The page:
The Airship level and the E3 Warp Room can be accessed through Action Replay codes on the North American GameCube versions.
Contributed by ShyanVixen
In the PC version, there are several unused animations stored in the game’s files. These include animations carried over from Generations for Classic Sonic, a goal post animation from Generations, a “seek” motion for The Egg Pawns, a damage animation for Silver, early boss fight animations for Metal Sonic, and hand motions for The Golems from Capital City.
Contributed by ShyanVixen
Tekken 3
Jun was planned to be added into the arcade version of the game, but was later cut some time during development. Her data still exists within the game’s code and can be accessed using MAME cheat files. When added back in, she uses Nina’s character model and Jin’s moveset. Her voice and portrait does exist, but there are assets taken from Tekken 2.
Contributed by ShyanVixen
Sonic CD
Game's landscape designer Masato Nishimura stated on Twitter, that Wacky Workbench was originally called 'Crazy Toy Box'. The reason for this change was unknown.
Contributed by ProtoSnake
Metal Gear Solid V: Ground Zeroes
In international versions, there's a cutscene of removing the bomb from inside of Paz's stomach at the end of the main mission. The Japanese version however adjusts the camera angle so that no blood and gore is shown on screen.
Contributed by ProtoSnake
Sonic CD
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Originally, the Special Stages were going to have Sonic navigate a rotating maze, building upon the framework of Sonic 1's Special Stage. Although similar, Sonic CD's Special Stage was planned to have two rotating layers that the player switched between.

According to BEEP and Marukatsu MegaDrive magazine interviews, with game's planner Hiroaki Chino, the developers thought the Special Stage was very slow, so they decided to redo it to make better use of the Sega CD hardware.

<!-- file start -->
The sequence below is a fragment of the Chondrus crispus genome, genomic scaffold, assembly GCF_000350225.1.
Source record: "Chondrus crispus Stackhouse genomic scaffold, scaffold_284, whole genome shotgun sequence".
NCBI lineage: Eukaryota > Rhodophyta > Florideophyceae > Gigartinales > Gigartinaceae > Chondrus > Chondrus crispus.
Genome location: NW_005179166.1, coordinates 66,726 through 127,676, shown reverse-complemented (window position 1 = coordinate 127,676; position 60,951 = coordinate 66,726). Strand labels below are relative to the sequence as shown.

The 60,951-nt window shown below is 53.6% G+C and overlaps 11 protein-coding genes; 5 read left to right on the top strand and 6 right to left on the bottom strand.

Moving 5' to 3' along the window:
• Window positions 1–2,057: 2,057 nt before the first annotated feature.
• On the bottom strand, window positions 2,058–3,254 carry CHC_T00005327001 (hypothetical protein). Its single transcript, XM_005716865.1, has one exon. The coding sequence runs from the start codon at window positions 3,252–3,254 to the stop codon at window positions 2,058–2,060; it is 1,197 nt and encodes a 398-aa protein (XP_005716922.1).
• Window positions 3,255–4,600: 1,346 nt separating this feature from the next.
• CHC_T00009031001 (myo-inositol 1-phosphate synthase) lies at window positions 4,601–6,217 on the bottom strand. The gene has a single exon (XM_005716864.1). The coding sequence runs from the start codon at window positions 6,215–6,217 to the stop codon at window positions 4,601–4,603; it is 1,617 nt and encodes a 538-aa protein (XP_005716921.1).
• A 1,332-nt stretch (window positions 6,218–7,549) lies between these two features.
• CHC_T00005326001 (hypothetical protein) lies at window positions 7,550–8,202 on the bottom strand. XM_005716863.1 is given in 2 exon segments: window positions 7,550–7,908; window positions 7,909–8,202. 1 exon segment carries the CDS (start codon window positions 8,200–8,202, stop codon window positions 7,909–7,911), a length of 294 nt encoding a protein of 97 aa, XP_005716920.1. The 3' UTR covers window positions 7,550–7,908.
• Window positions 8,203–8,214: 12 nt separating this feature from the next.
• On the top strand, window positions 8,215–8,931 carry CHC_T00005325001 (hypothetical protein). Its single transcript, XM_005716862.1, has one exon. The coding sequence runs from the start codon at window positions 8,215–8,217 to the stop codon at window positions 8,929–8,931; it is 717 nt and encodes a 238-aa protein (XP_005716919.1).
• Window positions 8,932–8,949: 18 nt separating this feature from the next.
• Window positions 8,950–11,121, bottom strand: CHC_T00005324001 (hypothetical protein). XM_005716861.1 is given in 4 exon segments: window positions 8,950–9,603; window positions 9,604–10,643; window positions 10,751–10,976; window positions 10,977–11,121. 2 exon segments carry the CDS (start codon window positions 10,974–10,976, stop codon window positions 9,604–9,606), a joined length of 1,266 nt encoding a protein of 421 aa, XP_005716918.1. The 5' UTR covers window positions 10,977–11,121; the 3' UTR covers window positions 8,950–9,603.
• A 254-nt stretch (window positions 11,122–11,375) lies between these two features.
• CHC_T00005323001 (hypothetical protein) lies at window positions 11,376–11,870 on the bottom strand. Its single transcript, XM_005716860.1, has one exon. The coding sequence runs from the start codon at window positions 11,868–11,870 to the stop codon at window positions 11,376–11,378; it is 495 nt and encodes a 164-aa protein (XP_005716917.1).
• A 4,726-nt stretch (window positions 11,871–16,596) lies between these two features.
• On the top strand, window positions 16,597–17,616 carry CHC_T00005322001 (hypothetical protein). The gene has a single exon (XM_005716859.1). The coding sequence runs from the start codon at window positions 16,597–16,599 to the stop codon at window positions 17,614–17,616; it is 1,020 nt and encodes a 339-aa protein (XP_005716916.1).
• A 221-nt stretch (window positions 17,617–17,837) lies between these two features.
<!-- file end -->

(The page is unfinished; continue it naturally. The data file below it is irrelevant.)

Contributed by ProtoSnake
Resident Evil 2
The PlayStation release was originally intended to be just a single CD game, however a last minute oversight with the size of the game's audio caused it to be shipped as a two-disc game. Though it could've been possible to reprogram the audio algorithms so it could all fit into a single 700 MB disc, as development was already behind schedule it was too late to do this, meaning higher manufacturing and shipping costs on an already tight budget.

The game's director, Hideki Kamiya, has attributed the decision and error to his youth and recklessness at that point in his career.
Contributed by KnowledgeBase
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In June of 2020, the game's creative director, Ashraf Ismail, had to step down during development due to accusations that he'd been having extramarital affairs with younger fans of the series.

Ismail made a statement on Twitter saying "I am stepping down from my beloved project to properly deal with the personal issues in my life, [...] The lives of my family and my own are shattered. I am deeply sorry to everyone hurt in this."
Contributed by KnowledgeBase
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The game's cover artwork originally featured the American flag and green gaseous fumes, and on the back the words "WANTED: Deadly Force Authorized", "deadly arsenal" and "terrorists". However, due to the then recent 9/11 terrorist attacks and the anthrax scare, the game had been recalled with these removed and the back text changed to make it more politically correct. This pushed back the game from its original September 25th, 2001 release to early November 2001. Some copies with the original box art had already shipped, making that version a collector's item and dubbed the "9/11 American Flag Cover". It also came in a dual case, despite the game only having a single disc.
Contributed by KnowledgeBase
Looking for inspiration, Mark Webley, the game's designer, and Gary Carr, the lead artist, spent various hours walking around The Royal Surrey County Hospital in Guildford for ideas, but had no luck. They wrote to the hospital asking for a formal tour, but the hospital wanted a percentage of the game's profits, which they declined as they weren't sure how much the game would make.

The hospital Frimley Park, however, were open to offering them a tour and even allowed them to witness an operation, but the two were kicked out by the surgeon after they had been too noisy. They were even offered after a visit to the morgue, but declined as they already had the ideas they needed.
Contributed by KnowledgeBase
The inspiration for the series derived from Fatal Fury for its fast gameplay and sexual appeal, and Mortal Kombat for its ability to knock opponents off multi-level landscapes.
Contributed by DrakeVagabond